Texas based criminal defense law firm addresses questions many have about bail hearings in Texas state and federal courts, and the process of being granted a conditional jail release.
Bail is essentially collateral that is deposited or pledged for the release of a person who has been jailed after being accused of a crime, but not yet tried by a court. Bail is granted by courts on the condition that a suspect will return for their trial. If they fail to comply, bail is forfeited and the defendant could be faced with a failure to appear criminal charge. Almost all defendants use a bail bondsman, who becomes legally liable for the full amount of the bail amount if the defendant fails to appear in court. In exchange for taking that risk, most bail bondsmen charge a 10% fee that they keep. A defendant can avoid paying that fee by posting the full amount of bail themselves. Some defendants have their money returned at the conclusion of a trial, regardless of whether they have been found guilty or innocent, as long as they have made all required court appearances.
Bail is not a right of defendants, but in most jurisdictions is it an option for those who courts view unlikely to flee, tamper with evidence, or engage in the same type of criminal activity that they have been accused of prior to trial. In accordance with provisions of the 8th Amendment of the U.S. Constitution, although “excessive bail” is explicitly prohibited, it is not defined, and the Supreme Court has weighed in on the interpretation. The High Court has held that courts are required to provide a “compelling governmental interest” for their refusal to set bail and force defendants to remain in jail pending their trial. In Texas state courts, bail is almost always required. Texas law guarantees a defendant the right to bail except in some capital cases.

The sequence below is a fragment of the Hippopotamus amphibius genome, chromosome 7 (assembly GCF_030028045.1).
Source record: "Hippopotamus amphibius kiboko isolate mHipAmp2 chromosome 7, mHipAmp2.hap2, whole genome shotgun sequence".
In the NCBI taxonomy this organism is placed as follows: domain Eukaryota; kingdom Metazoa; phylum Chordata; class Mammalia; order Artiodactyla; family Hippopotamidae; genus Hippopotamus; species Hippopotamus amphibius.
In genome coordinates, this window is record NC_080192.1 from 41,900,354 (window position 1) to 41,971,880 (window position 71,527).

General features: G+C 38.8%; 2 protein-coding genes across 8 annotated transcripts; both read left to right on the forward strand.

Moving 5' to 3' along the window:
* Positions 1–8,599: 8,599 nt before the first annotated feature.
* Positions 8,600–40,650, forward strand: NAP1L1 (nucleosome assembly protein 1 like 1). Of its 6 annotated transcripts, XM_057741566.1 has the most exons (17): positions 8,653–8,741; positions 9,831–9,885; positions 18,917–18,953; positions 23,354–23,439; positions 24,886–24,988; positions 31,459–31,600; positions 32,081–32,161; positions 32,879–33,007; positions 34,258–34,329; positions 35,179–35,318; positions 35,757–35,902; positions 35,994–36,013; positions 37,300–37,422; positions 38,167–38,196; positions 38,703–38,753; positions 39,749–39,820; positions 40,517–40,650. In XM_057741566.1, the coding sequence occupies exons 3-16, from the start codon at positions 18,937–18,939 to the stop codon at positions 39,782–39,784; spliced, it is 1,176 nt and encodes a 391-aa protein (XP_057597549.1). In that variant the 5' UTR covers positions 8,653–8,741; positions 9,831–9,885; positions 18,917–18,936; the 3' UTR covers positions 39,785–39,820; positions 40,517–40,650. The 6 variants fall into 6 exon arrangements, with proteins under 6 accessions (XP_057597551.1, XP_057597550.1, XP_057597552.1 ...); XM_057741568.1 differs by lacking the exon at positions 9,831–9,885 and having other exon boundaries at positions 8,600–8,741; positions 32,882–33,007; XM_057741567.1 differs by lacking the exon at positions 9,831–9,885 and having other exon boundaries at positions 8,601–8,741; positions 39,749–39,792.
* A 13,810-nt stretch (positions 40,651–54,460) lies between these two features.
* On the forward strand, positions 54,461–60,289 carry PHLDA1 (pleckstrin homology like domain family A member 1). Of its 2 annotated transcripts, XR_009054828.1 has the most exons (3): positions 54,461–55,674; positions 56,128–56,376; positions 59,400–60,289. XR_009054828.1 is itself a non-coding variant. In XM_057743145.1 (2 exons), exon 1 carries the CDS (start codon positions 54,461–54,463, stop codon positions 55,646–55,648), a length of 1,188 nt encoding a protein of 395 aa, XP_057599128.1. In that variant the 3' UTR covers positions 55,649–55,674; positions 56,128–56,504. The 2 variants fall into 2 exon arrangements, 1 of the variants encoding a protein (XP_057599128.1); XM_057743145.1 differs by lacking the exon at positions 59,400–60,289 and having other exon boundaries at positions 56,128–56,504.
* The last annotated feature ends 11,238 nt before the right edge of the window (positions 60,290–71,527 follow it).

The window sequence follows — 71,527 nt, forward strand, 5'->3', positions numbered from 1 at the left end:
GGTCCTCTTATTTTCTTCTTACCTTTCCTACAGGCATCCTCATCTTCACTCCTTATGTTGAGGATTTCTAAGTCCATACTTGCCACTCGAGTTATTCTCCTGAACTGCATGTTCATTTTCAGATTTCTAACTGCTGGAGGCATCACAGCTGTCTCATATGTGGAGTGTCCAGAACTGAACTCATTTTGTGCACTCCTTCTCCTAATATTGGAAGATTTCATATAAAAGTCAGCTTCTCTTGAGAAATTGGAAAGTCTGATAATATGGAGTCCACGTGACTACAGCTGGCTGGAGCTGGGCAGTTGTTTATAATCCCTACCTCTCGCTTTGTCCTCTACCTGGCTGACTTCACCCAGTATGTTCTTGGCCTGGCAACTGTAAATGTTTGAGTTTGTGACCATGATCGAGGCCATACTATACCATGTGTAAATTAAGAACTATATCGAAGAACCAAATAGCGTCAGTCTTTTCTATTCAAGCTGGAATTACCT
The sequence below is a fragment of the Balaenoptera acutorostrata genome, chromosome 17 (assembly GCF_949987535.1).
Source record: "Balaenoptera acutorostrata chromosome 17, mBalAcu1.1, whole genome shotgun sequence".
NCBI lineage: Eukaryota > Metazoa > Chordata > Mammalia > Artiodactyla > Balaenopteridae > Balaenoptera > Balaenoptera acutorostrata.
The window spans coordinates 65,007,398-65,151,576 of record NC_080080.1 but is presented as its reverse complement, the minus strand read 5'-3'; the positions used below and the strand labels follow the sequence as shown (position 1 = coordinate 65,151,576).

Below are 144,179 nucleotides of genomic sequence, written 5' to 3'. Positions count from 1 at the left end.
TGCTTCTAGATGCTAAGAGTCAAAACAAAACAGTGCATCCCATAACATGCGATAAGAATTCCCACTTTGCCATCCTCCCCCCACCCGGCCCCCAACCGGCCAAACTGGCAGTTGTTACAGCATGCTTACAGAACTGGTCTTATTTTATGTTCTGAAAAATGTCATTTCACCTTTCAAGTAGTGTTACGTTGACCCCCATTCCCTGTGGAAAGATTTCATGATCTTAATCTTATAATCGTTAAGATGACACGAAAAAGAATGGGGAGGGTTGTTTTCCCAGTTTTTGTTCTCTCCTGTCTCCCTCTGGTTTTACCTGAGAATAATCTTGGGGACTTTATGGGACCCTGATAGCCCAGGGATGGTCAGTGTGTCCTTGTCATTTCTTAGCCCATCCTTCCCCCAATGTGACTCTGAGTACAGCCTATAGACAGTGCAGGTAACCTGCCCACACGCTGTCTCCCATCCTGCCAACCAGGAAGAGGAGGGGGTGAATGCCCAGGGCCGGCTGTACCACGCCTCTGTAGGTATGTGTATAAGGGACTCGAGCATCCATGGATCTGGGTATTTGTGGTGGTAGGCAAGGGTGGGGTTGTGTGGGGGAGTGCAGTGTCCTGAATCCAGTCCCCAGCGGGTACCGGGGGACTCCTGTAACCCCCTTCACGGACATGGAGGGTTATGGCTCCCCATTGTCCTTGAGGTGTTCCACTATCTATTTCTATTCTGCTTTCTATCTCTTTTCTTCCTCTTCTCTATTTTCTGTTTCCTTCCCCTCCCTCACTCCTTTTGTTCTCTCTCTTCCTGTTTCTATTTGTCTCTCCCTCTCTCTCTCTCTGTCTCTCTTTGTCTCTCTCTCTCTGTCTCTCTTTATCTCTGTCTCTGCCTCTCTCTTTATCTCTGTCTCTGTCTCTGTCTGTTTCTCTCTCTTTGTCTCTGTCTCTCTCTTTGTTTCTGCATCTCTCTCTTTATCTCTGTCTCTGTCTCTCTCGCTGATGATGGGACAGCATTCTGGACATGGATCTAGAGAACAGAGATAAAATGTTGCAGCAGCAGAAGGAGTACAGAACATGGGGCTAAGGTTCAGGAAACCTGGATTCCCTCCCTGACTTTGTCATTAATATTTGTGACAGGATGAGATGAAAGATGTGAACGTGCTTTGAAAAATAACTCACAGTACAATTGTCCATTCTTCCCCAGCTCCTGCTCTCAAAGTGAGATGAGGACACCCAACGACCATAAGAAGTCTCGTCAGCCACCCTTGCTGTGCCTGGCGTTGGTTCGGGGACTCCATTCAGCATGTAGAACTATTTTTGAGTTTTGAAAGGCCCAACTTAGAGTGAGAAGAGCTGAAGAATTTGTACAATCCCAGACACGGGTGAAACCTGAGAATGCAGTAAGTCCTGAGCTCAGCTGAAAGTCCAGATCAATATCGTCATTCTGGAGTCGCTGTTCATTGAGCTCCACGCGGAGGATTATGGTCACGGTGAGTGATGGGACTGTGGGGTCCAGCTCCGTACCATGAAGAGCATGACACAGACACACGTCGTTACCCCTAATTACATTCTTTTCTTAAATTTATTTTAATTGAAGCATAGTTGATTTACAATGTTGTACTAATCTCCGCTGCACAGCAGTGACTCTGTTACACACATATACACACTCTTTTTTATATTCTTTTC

Many defendants are not aware that bail in federal and state court is entirely different. In federal court, bail is rarely used. Typically, defendants are either released on special conditions and pretrial supervision or detained without bail.
Conditions of Release
It should be noted that bail is one of multiple conditions of release pending a trial. A defendant may also be required to submit to the conditions of travel restrictions, house arrest, supervision, drug testing, and other requirements per the discretion of the court.
Requests for Bail Reduction
Not all defendants who are offered the option of posting bail for their conditional release from jail can afford the amount set forth by courts. Many view the circumstances as unfair and feel nothing can be done to level the playing field. However, excessive bail is explicitly prohibited by the U.S. Constitution and defendants can request a reduction if the amount is deemed too high. It is important that those who have been accused of a crime and are eligible for bail understand the process for requesting a hearing and other related legal issues.
A defendant’s right to request that their bail be lowered is protected under provisions of the Constitution, as well as the federal Bail Reform Act. The defendant can present the argument that the amount of bail a judge determines is so excessive that it essentially amounts to a denial of bail and forces pretrial detention even though the suspect has not been deemed a flight risk or public threat.
Contacting a Criminal Defense Attorney for a Bail Hearing
Because a judge’s decision to grant bail depends on multiple factors, it is often in the best interest of defendants to have the support of an attorney at these types of hearings. Those who have questions about bail or conditions of their release can consult with an experienced criminal defense lawyer for advice on these matters.
The Dallas based criminal defense law firm of Broden & Mickelsen provides legal support for those who have been accused of a Texas state or federal crime and need legal counsel. The firm provides representation for a range of legal criminal case matters.
Individuals who are seeking information about getting legal help for a specific case can contact the law firm directly by calling 214-720-9552, or visiting https://www.brodenmickelsen.com/.
Broden & Mickelsen
Phone: (214) 720-9552
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